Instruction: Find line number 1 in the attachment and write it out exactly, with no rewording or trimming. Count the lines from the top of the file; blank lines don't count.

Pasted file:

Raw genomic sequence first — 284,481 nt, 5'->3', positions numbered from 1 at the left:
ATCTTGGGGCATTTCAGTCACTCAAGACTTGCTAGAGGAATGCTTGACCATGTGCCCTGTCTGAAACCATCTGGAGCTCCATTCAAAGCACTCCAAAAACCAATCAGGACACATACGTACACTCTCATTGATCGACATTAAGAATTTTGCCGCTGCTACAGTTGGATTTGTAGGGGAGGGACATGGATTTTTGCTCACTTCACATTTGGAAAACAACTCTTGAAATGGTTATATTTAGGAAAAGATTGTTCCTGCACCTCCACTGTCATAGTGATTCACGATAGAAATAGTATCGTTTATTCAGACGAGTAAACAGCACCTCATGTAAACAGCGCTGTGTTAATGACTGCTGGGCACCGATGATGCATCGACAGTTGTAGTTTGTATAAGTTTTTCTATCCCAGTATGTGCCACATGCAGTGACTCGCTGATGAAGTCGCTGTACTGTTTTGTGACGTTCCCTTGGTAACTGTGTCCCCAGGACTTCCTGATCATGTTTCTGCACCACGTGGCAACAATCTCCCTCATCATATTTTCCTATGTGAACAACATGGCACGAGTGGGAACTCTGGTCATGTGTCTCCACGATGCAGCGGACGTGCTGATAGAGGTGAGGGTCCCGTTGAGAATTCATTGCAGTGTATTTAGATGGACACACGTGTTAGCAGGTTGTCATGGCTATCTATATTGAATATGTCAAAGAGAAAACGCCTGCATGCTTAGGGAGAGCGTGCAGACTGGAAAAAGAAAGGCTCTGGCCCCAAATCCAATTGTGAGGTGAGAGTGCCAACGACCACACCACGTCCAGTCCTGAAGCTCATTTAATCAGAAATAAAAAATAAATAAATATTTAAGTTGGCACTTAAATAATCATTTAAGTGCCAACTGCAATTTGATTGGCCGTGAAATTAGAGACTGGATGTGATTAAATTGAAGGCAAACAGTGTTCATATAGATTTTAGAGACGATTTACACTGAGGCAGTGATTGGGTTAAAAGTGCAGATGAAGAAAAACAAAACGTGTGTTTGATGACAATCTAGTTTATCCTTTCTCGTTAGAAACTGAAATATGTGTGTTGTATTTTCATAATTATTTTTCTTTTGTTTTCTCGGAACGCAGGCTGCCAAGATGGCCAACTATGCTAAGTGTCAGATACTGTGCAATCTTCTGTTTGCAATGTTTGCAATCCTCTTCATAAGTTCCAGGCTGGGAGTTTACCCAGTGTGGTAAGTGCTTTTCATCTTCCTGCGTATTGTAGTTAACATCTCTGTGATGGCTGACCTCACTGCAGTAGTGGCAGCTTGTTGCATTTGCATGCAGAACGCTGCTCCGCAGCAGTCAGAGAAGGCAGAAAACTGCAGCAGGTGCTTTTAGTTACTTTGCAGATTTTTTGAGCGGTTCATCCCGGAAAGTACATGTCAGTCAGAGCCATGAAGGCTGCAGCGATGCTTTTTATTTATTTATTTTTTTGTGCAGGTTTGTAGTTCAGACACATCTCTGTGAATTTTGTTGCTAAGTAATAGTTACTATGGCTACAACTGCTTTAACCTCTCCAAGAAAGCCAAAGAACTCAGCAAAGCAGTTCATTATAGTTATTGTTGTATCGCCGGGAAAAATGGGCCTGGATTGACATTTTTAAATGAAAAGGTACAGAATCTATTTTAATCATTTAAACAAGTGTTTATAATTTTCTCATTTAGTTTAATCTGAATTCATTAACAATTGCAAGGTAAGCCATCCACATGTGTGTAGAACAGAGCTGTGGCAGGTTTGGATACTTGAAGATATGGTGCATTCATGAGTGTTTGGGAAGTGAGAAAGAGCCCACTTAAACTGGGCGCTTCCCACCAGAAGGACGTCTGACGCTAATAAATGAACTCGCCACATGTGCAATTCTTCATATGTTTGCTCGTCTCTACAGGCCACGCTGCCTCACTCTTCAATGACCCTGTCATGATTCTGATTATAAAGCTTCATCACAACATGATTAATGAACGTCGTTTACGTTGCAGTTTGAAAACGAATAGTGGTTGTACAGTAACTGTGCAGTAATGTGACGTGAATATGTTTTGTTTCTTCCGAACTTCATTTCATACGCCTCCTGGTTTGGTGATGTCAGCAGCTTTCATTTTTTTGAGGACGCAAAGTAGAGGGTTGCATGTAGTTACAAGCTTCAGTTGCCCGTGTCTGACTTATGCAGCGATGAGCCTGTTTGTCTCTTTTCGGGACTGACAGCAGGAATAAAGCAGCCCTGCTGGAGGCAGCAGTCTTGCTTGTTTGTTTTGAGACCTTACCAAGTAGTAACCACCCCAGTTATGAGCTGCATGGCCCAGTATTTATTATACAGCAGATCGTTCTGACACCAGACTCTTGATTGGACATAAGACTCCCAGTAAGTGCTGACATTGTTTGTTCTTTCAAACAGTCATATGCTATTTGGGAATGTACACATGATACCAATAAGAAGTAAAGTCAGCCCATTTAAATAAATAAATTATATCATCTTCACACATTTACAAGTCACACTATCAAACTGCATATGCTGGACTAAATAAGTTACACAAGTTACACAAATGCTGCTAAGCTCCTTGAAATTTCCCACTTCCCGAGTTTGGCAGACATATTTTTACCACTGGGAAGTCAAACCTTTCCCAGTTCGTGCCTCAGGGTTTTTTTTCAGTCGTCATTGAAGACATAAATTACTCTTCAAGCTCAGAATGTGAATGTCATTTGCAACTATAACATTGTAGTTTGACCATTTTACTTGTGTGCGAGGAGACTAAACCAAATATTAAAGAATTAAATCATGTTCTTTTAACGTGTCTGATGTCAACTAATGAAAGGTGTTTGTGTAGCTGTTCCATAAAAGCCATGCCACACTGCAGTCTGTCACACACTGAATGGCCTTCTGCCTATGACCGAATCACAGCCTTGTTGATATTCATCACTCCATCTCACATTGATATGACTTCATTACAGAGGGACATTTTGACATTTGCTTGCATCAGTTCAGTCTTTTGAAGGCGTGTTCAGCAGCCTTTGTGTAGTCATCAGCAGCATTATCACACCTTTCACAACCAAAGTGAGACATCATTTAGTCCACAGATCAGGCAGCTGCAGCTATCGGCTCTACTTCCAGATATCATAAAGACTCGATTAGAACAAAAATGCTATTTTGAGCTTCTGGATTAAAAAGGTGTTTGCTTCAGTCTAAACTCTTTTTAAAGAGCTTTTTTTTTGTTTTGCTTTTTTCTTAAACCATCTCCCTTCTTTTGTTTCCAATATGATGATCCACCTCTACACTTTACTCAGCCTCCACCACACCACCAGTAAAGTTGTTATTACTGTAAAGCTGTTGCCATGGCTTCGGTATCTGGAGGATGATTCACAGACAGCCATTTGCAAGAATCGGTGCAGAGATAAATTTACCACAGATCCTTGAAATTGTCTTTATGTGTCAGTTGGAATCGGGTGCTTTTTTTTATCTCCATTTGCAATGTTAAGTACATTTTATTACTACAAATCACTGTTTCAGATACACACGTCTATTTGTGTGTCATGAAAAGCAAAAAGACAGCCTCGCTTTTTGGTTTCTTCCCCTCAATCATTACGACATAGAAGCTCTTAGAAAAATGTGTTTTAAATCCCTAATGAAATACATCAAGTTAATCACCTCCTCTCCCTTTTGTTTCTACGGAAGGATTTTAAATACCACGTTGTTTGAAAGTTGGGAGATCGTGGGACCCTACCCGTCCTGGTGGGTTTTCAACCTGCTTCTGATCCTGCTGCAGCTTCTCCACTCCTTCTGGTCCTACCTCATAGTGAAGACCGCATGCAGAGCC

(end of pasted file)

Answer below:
Raw genomic sequence first — 284,481 nt, 5'->3', positions numbered from 1 at the left: